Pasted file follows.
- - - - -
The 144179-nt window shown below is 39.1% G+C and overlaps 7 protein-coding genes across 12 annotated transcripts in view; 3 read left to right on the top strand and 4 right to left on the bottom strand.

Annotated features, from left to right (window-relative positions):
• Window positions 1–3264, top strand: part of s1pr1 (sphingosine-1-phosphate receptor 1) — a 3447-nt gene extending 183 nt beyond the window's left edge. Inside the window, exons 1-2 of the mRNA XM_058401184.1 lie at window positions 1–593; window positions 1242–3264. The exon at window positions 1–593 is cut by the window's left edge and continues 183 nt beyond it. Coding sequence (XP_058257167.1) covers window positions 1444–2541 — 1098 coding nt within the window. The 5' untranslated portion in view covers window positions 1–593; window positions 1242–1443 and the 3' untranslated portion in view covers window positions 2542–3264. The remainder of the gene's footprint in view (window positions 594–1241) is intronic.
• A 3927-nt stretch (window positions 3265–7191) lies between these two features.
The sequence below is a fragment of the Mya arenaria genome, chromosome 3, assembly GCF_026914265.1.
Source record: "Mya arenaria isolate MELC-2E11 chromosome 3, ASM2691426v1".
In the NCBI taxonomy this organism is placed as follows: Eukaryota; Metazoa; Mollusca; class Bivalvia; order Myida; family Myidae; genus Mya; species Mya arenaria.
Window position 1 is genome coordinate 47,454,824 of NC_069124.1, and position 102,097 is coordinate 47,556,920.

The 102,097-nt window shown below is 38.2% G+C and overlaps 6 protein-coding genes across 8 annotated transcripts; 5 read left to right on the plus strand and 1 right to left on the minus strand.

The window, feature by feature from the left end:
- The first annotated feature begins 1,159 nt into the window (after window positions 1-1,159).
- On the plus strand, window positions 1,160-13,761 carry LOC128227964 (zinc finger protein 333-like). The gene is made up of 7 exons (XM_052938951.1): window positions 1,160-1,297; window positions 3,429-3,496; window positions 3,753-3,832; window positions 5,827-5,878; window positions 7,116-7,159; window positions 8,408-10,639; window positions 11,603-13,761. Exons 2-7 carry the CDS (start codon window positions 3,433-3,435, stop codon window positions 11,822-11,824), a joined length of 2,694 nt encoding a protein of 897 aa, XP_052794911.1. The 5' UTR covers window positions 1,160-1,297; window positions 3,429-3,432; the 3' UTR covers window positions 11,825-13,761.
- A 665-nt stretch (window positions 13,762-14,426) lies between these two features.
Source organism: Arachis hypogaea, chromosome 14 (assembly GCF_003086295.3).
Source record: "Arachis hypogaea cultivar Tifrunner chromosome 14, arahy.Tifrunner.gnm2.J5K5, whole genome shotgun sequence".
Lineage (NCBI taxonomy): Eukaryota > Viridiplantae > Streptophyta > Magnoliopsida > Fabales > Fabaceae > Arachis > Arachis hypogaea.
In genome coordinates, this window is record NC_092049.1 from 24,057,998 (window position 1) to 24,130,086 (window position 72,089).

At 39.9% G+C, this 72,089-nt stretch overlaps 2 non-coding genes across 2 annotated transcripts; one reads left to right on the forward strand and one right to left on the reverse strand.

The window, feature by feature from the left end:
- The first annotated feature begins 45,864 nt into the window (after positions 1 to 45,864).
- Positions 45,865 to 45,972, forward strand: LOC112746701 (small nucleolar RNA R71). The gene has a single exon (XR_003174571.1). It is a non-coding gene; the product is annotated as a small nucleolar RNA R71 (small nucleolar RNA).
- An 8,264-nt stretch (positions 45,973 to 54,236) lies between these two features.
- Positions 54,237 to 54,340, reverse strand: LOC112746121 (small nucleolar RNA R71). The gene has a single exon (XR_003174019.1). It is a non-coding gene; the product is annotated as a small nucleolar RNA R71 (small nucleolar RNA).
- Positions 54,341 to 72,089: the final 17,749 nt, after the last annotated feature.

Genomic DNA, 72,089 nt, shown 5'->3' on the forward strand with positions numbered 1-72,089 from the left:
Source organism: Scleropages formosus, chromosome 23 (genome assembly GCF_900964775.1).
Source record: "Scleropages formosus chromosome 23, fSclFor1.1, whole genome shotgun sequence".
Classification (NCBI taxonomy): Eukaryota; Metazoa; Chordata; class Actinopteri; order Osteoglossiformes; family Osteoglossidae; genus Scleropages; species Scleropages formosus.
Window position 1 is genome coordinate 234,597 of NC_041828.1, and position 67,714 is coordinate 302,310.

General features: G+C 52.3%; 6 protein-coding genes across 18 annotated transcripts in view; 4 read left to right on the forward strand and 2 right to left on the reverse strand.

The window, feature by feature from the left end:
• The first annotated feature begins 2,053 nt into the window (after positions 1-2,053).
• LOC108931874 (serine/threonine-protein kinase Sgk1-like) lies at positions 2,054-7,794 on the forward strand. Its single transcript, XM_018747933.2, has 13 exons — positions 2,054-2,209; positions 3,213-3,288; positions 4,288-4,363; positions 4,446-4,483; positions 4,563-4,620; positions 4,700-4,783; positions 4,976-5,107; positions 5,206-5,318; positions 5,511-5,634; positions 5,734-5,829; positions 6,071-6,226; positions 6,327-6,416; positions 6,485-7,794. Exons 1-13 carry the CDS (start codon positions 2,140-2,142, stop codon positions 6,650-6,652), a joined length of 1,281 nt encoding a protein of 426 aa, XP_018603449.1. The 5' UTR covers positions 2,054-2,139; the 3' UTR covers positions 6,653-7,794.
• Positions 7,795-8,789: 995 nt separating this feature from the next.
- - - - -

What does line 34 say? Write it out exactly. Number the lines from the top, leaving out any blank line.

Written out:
• Positions 7,795-8,789: 995 nt separating this feature from the next.